You would be hard-pressed to find another game manager in the country as prolific on both ends of the floor as Tre Jones.
Sure, Justin Robinson had a spectacular outing in his first-ever start, and yes, Vernon Carey Jr. brought down the house with slam dunk after slam dunk.
But time and time again, the common denominator of success on most plays against North Carolina Saturday night was the sophomore point guard who played the biggest role in his team’s win.
“I’ve never played in that environment,” Jones said. “There’s nothing like playing in Cameron when it’s like that.”
The Apple Valley, Minn., native notched a double-double, his third of the season, with 21 points and 11 assists in Duke’s triumphant 89-76 victory over the team’s Tobacco Road rivals. Though his heroic efforts did not trump his jaw-dropping performance the last time Duke faced the Tar Heels—what could possibly eclipse a buzzer beater after an intentionally missed free throw to force a overtime?—his all-around game came as close as it could.
From the opening tip, Jones pushed the tempo on offense, leading the charge for 15 first-half fast break points for the Blue Devils. Near full-court dagger passes to Carey from Jones led to easy buckets for Duke, a team that occasionally struggles in its offensive half-court sets. The Tar Heels could not keep pace, allowing Jones to take full reigns of how the game was going to go.
“We wanted to come out early,” Jones said. “I mean, come out, control the pace, control the game early and be able to play how we want to play.”
An early corner three by Jones opened up driving lanes later on for the point guard, as his dazzling drive-and-kick passes helped Duke shoot 10-for-21 from deep. Jones would hit two more 3-pointers throughout the evening, one of them acting as a semi-dagger in the hearts of Tar Heel fans who remained quiet for the rest of the game, as Cole Anthony’s outstretched hands did not stop Jones from draining his shot.
Jones got whatever he wanted on the offensive side of the ball, and though his 4-for-13 mark from the field wasn’t ideal, there is something to be said about the rewards Jones can reap when he plays aggressively. Jones knocked down all 10 of his free throws, helping to put North Carolina’s dominant bigs on the bench with foul trouble.
Jones’ offensive talents have been pulled to the forefront of his focus this season without the likes of Zion Williamson and R.J. Barrett to carry the scoring load. But anyone who’s followed the 6-foot-3 guard’s career since he’s stepped foot in Durham knows that Jones’ bread and butter has always been his suffocating perimeter defense. The twinkle in his eye as he takes pride in locking down every guard who enters Cameron was seen again against the Tar Heels. Jones held North Carolina leading scorer Anthony, to just nine points on 4-of-14 shooting, which made the Tar Heels’ iso offense stall and struggle.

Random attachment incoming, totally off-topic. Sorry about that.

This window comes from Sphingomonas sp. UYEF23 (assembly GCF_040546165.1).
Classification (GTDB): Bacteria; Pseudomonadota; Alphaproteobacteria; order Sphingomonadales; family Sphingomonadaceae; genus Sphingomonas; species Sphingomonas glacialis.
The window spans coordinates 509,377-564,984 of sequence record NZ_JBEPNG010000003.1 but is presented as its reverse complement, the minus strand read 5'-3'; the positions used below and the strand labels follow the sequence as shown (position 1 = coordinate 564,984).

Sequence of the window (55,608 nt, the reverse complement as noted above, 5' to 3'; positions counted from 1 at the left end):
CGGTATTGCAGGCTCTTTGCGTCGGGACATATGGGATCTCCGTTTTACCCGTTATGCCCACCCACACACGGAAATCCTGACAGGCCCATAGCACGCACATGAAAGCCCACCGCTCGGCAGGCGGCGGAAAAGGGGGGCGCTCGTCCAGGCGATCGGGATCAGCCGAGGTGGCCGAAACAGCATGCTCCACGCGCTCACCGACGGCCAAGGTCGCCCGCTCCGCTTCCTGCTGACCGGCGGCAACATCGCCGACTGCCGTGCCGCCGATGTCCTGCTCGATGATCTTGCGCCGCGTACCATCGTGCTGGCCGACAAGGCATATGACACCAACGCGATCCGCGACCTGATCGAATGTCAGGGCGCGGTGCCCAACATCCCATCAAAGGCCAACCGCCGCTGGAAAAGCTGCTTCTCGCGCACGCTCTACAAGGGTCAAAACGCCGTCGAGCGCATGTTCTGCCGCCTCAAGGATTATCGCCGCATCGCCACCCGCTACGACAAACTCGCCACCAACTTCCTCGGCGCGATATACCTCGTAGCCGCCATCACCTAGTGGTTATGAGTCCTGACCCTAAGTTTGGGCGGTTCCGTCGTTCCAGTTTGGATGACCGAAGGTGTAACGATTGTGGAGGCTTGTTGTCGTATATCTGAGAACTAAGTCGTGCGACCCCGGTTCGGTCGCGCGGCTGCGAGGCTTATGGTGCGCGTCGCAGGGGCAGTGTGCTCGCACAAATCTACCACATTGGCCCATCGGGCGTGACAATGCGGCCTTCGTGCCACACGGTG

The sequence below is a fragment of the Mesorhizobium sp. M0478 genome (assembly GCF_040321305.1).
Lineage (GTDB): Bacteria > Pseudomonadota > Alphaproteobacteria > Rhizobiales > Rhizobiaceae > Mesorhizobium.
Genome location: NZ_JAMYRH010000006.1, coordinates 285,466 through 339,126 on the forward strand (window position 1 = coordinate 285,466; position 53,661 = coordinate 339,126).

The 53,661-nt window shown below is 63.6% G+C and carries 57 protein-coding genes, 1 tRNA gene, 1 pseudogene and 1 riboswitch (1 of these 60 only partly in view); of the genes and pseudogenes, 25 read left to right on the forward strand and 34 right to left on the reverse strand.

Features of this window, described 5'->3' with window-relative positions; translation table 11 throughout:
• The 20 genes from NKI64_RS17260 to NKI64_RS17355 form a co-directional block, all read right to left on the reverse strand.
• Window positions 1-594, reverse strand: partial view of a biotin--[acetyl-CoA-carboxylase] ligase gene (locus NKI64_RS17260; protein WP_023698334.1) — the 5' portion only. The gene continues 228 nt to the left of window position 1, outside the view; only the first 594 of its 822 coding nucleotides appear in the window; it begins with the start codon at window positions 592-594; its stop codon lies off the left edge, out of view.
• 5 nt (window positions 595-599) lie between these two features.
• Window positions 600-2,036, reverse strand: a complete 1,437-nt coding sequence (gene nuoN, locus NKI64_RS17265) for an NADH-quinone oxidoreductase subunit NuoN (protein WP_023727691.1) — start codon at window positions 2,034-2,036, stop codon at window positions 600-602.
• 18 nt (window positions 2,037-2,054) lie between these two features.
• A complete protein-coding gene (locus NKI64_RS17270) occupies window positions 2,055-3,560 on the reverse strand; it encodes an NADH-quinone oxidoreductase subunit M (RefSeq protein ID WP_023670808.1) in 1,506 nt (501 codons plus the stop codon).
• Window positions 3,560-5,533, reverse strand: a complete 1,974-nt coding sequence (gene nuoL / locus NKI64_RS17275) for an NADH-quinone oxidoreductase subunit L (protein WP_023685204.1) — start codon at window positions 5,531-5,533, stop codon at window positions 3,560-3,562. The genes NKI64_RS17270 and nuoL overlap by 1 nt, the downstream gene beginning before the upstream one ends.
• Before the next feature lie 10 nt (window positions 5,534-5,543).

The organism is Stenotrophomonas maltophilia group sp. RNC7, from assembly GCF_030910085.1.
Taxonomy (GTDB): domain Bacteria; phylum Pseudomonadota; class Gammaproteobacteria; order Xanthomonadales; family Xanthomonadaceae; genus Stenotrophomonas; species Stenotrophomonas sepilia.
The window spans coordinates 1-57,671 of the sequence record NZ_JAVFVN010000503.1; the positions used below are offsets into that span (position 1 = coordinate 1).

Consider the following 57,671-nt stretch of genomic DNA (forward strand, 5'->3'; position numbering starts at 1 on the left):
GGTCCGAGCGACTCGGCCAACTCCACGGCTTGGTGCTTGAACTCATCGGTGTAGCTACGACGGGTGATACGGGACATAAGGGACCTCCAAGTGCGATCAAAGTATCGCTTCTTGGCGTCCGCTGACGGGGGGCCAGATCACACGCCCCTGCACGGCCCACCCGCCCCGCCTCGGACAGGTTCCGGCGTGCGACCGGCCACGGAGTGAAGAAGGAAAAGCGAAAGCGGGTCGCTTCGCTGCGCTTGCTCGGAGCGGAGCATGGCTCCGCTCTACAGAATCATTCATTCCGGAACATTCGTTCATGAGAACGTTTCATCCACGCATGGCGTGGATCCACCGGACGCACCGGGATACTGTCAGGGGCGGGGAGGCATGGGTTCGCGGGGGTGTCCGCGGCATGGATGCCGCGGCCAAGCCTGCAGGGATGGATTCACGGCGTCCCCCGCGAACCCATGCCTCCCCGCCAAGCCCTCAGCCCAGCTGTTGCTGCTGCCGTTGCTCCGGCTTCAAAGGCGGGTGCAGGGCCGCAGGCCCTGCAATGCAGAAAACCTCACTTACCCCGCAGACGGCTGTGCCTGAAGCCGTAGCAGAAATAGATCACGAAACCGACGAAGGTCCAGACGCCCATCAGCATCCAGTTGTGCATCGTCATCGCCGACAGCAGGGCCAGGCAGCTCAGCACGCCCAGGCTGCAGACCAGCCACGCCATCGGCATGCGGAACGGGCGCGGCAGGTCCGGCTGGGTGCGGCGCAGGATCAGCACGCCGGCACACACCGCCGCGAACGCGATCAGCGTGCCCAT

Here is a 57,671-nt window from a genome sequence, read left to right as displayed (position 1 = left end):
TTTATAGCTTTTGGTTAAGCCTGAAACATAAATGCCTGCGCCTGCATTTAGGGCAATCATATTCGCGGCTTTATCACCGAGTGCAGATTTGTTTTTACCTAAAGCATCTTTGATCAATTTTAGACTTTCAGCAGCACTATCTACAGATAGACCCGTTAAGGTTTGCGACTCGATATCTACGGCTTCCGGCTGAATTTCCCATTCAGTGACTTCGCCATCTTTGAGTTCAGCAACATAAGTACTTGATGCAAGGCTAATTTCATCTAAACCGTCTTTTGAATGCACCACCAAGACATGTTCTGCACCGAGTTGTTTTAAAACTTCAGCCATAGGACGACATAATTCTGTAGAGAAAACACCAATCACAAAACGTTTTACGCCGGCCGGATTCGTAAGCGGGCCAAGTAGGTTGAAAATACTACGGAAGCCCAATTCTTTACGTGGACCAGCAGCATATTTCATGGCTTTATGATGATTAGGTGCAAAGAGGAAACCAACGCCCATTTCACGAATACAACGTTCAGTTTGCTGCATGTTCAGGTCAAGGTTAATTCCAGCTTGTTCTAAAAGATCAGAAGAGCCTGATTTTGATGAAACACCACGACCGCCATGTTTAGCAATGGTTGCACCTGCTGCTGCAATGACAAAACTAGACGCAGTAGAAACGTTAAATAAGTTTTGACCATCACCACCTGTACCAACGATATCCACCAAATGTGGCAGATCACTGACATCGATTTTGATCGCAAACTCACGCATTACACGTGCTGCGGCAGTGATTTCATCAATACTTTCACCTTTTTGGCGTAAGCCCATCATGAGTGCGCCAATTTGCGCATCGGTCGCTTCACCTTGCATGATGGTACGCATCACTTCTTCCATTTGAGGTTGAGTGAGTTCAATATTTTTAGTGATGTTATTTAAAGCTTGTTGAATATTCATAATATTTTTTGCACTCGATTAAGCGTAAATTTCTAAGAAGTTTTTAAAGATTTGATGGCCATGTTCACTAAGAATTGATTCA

Jones pressured Anthony at halfcourt every play, and walled off countless scoring opportunities. On one play, Anthony pulled out all his ball-handling tricks, trying his darnedest to shake free of the Naismith Defensive Player of the Year Semifinalist. But Jones held his ground, forcing Anthony to give up the rock which continued to be a trend throughout the game. Jones finished with two blocks and a steal to cap off an impressive statline.
When the chips are down and the momentum is up for grabs, the Blue Devils look to their fearless leader to calm things down and keep focus.
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“When those moments happened, we stayed together as a team where we got even closer together as a team,” Jones said. “We eliminated those things that we weren't doing and we were able to extend the lead.”
Whether it’s throwing an alley-oop to Carey out of a double team or finding an open Robinson on the perimeter, Jones controls the game from the point guard position better than anyone in the ACC. His Bob Cousy Point Guard of the Year Award finalist berth tells the same story. Usually, seniors have the experience necessary to lead their teammates. In just two years in Durham however, Jones has grown as a player and a leader, in hopes of bringing his team to the promise land this postseason. In possibly his final game in Cameron, Jones showed why Krzyzewski made him a team captain at such a young age.
“He was magnificent tonight,” Krzyzewski said.
Correction: Jones' buzzer beater against North Carolina forced overtime, not double-overtime. The Chronicle regrets the error.